5. Results

The (R + D) and (R − D) values are translated into a causal diagram. Figure 2 shows the causal diagram where cause group and effect group of criteria are separated by R + D axis.The above causal diagram visualises the cause criteria and the effect criteria. The cause criteria are Experience, Quality, Length of Time in Industry, Compliance with Regulations, and Safety Management as their values of (R − D) are positives. On the other hand, the effect criteria are Financial Stability, Performance History, Timely Payment to Labour, Price, and Completing on Time as their values of (R − D) are negatives. It is suggested that the criteria in cause group ought to be given priority as these criteria influence other criteria in suggesting the best subcontractors. This result also indicates that “Experience” is the most influential factor in subcontractors’ selection owing to the largest value of (R − D).Step 8: identify types of criteria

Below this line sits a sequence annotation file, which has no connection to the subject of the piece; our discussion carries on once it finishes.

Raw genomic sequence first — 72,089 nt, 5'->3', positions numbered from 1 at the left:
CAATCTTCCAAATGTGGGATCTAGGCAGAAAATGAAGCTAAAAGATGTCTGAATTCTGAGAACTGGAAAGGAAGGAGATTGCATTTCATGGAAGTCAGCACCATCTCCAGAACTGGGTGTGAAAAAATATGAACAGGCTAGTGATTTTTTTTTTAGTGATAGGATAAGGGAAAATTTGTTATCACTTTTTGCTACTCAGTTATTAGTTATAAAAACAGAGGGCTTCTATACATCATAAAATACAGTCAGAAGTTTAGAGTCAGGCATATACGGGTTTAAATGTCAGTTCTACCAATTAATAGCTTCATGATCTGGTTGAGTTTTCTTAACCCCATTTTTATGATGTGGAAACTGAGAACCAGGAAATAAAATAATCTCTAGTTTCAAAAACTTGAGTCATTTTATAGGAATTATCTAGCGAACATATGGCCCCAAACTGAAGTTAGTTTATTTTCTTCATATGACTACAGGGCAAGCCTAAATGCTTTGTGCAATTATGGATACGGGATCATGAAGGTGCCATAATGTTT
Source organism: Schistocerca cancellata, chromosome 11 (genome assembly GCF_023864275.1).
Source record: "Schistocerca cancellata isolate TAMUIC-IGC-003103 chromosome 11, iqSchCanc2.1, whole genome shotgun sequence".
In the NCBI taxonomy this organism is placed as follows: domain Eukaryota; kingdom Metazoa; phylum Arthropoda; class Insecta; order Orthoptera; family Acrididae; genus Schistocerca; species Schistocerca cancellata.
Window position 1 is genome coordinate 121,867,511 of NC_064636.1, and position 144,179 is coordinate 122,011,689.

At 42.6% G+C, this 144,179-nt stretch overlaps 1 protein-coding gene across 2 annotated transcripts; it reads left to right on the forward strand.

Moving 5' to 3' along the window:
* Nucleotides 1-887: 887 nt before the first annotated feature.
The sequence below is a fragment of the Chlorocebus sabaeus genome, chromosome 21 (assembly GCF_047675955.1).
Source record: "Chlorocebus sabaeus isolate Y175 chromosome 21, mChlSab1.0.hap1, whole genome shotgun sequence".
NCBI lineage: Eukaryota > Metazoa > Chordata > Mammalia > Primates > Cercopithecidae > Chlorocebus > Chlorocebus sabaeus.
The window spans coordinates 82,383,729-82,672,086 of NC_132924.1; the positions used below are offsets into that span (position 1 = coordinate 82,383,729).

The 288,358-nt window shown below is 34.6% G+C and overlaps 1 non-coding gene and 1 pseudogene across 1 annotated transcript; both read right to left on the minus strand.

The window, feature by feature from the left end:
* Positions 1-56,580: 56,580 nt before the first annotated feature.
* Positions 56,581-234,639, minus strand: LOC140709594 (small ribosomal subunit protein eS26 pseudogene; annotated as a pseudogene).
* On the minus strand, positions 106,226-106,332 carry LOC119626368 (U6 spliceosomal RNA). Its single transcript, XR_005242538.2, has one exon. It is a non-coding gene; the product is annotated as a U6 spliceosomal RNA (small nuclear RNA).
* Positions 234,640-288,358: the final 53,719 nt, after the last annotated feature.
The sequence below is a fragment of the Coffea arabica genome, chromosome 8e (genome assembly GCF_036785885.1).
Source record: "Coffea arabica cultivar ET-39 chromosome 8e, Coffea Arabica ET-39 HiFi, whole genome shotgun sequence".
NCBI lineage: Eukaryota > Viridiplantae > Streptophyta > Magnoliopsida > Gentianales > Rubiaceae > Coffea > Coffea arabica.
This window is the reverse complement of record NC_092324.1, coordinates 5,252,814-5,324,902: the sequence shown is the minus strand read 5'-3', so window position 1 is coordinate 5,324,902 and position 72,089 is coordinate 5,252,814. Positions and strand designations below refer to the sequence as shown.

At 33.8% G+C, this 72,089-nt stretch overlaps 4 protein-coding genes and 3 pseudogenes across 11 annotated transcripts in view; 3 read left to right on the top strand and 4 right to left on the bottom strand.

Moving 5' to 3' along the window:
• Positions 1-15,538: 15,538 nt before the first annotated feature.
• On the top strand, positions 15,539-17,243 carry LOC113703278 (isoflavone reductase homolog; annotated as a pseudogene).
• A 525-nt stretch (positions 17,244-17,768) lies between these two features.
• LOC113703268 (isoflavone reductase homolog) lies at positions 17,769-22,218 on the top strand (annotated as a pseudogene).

The interpretation of this diagram can be further made based on the coordinates of (R + D, R − D). Tsai et al. [45] suggest that criteria can be divided into four types. In this analysis, all criteria are mapped into four quadrants based on the coordinates of (R + D, R − D). The first type is ensued when (R − D) is positive and (R + D) is large. This indicates that the criteria are the cause criteria which are also driving cause for solving problems. Therefore, the criterion “Experience” is the most important cause in influencing subcontractors’ selection. The second type happens when (R − D) is positive and (R + D) is small. This indicates that the criteria are independent and can influence only a few other criteria. In this subcontractors’ selection, the criterion “Safety Management” is an independent criterion and does not influence other criteria much. The third type is ensued when (R − D) is negative and (R + D) is large. This indicates that the criteria are effect-type in which can be directly improved. The criterion “Completing on Time” is an effect criterion, where it depends heavily on other criteria. Finally, the interpretation can be made when (R − D) is negative and (R + D) is small. This indicates that the criteria are independent and hardly influenced by other criteria. In the case of subcontractors’ selection, the criterion “Financial Stability” is seen as an independent criterion. Summarily, these types of criteria and their respective criteria of subcontractors’ selectors are divided into four quadrants.